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Iceland

  • Barry Turner
Chapter
Part of the The Statesman’s Yearbook book series (SYBK)

Abstract

Scandinavia’s North Atlantic outpost was first settled in 874. According to The Landnámabók or ‘book of settlements’, the first to land was Ingólfr Arnarson, who came from Norway to live on the site of present-day Reykjavík. He was followed by some 400 migrants, mainly from Norway but also from other Nordic countries and from Norse settlements in the British Isles.

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Further Reading

  1. Statistics Iceland, Landshagir (Statistical Yearbook of Iceland).— Hagtíðindi (Statistical Series)Google Scholar
  2. Central Bank of Iceland. Monetary Bulletin.—The Economy of Iceland. (Latest issue 2006)Google Scholar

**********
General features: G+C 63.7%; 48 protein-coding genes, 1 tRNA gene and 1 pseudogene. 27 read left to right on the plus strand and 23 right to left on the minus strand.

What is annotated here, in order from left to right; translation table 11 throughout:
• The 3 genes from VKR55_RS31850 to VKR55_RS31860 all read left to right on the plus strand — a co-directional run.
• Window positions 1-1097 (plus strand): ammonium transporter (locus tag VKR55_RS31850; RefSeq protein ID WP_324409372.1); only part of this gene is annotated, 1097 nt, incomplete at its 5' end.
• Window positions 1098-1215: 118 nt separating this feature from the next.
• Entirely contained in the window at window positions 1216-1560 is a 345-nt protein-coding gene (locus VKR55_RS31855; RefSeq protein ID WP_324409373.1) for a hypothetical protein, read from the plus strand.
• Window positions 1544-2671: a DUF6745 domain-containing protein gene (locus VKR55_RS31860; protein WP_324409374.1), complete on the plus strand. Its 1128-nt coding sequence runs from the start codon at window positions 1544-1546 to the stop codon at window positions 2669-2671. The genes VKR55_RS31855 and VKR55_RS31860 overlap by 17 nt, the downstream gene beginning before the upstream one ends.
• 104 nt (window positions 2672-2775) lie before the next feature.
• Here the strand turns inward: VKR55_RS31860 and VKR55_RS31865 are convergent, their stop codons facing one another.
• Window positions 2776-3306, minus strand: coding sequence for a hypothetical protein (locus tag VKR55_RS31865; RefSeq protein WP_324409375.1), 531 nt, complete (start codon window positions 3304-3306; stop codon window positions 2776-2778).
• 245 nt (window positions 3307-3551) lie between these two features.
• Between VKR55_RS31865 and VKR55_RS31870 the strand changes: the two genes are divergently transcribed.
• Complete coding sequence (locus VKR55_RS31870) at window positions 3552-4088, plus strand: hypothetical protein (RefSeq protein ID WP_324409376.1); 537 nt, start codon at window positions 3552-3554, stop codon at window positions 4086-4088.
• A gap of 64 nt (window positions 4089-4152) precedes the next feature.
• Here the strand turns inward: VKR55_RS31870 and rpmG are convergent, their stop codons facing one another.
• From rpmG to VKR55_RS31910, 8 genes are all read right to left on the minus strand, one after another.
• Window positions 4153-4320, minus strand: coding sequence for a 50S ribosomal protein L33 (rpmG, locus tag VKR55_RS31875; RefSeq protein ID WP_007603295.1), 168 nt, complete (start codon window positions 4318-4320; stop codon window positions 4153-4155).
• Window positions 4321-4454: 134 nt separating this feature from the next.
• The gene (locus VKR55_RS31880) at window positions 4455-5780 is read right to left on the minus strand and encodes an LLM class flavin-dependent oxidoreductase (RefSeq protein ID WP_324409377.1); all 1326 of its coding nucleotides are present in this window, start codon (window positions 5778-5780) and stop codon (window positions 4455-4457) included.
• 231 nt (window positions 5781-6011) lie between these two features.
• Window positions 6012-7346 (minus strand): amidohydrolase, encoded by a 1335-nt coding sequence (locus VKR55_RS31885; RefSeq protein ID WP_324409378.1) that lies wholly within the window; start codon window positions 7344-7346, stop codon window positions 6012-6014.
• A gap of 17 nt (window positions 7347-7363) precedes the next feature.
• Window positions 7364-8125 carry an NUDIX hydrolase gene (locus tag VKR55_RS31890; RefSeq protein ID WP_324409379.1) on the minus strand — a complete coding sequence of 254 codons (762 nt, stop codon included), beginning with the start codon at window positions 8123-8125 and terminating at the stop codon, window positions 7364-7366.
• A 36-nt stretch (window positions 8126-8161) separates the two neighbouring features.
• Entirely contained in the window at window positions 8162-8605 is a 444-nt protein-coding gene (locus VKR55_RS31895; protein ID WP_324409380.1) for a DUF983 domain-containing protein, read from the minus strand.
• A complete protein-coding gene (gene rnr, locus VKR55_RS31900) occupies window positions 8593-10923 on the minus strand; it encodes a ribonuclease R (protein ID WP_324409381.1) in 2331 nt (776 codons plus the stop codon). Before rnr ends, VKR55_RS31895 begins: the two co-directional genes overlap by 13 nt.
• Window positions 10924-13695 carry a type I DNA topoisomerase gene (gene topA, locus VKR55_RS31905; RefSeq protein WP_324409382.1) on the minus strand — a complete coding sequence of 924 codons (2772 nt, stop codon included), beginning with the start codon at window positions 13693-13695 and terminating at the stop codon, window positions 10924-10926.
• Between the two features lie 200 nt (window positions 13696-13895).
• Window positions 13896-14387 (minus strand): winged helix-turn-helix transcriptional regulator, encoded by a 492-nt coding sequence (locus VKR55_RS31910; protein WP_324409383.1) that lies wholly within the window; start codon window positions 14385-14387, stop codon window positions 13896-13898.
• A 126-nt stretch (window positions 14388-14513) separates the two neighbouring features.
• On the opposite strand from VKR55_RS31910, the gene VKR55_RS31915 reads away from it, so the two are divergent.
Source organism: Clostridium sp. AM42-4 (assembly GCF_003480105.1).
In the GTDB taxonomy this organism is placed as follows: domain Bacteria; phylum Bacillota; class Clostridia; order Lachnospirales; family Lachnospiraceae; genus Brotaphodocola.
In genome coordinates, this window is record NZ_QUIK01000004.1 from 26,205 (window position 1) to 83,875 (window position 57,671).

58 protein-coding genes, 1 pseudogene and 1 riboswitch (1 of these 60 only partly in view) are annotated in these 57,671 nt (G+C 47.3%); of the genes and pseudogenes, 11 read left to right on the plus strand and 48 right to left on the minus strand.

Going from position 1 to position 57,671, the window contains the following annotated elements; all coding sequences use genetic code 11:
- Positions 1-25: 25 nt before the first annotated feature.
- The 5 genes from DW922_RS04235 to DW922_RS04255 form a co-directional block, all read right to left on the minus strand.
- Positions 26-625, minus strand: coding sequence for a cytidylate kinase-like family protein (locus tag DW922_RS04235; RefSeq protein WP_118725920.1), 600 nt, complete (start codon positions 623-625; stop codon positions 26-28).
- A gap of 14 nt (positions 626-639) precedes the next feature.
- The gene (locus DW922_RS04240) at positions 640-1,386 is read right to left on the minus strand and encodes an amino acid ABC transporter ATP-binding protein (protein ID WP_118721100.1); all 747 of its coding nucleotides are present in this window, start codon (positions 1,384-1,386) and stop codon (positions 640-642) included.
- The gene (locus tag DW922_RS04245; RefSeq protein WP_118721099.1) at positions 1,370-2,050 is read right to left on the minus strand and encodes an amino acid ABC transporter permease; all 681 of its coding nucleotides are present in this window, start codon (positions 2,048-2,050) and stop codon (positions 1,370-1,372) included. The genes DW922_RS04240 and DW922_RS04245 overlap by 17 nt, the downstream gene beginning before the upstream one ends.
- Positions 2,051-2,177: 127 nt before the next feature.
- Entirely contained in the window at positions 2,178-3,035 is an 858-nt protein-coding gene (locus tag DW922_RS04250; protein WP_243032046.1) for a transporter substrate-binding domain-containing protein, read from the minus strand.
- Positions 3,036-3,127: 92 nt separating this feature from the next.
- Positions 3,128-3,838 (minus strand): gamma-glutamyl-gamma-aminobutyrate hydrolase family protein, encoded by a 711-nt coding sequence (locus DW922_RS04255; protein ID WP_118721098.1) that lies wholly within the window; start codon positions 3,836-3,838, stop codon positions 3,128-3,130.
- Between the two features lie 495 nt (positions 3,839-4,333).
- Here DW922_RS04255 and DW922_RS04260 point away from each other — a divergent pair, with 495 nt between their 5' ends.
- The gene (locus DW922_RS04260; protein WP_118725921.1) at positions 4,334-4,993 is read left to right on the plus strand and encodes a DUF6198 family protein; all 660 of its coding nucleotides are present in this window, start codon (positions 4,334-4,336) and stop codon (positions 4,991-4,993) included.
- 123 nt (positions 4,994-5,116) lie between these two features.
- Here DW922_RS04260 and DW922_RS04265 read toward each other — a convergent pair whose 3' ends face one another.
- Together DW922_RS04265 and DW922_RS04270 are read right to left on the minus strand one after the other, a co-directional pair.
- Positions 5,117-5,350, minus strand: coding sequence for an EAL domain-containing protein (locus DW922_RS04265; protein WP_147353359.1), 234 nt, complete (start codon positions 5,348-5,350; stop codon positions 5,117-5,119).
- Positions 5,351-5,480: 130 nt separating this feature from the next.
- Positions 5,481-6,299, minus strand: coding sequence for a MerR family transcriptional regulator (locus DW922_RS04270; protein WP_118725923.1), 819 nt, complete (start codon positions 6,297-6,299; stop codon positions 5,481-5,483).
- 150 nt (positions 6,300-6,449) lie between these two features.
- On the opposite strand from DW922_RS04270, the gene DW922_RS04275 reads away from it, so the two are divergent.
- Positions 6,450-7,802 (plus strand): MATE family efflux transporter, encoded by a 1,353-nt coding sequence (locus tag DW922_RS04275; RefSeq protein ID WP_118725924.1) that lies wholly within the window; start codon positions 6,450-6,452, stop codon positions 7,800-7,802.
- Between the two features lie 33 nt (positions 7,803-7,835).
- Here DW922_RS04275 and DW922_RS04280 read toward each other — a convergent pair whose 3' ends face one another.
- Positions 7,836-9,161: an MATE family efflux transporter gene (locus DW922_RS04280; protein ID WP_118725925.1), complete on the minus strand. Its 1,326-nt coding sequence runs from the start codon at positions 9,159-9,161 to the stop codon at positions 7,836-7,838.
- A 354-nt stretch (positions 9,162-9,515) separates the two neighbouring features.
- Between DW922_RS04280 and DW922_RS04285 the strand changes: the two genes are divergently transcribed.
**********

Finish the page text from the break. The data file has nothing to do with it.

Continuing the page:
3. Byock, Jesse, Viking Age Iceland. Penguin, London, 2001Google Scholar
  4. Karlsson, G., The History of Iceland. Univ. of Minnesota Press, 2000Google Scholar
  5. Smiley, Jane, (ed.) The Sagas of Icelanders: A Selection. Penguin, London, 2002Google Scholar
  6. Turner, Barry, (ed.) Scandinavia Profiled. Macmillan, London, 2000Google Scholar
  7. National library: Landsbókasafn Islands—Háskólabókasafn, Arngrímsgata 3, 107 Reykjavík. Librarian: Sigrún Klara Hannesdóttir.Google Scholar
  8. National Statistical Office: Statistics Iceland, Bogartúni 21a, IS-150 Reykjavík.Google Scholar
  9. Central Bank of Iceland: Kalkofnsvegi 1, 150 ReykjavikGoogle Scholar

Copyright information

© Palgrave Macmillan, a division of Macmillan Publishers Limited 2007

Authors and Affiliations

  • Barry Turner

There are no affiliations available

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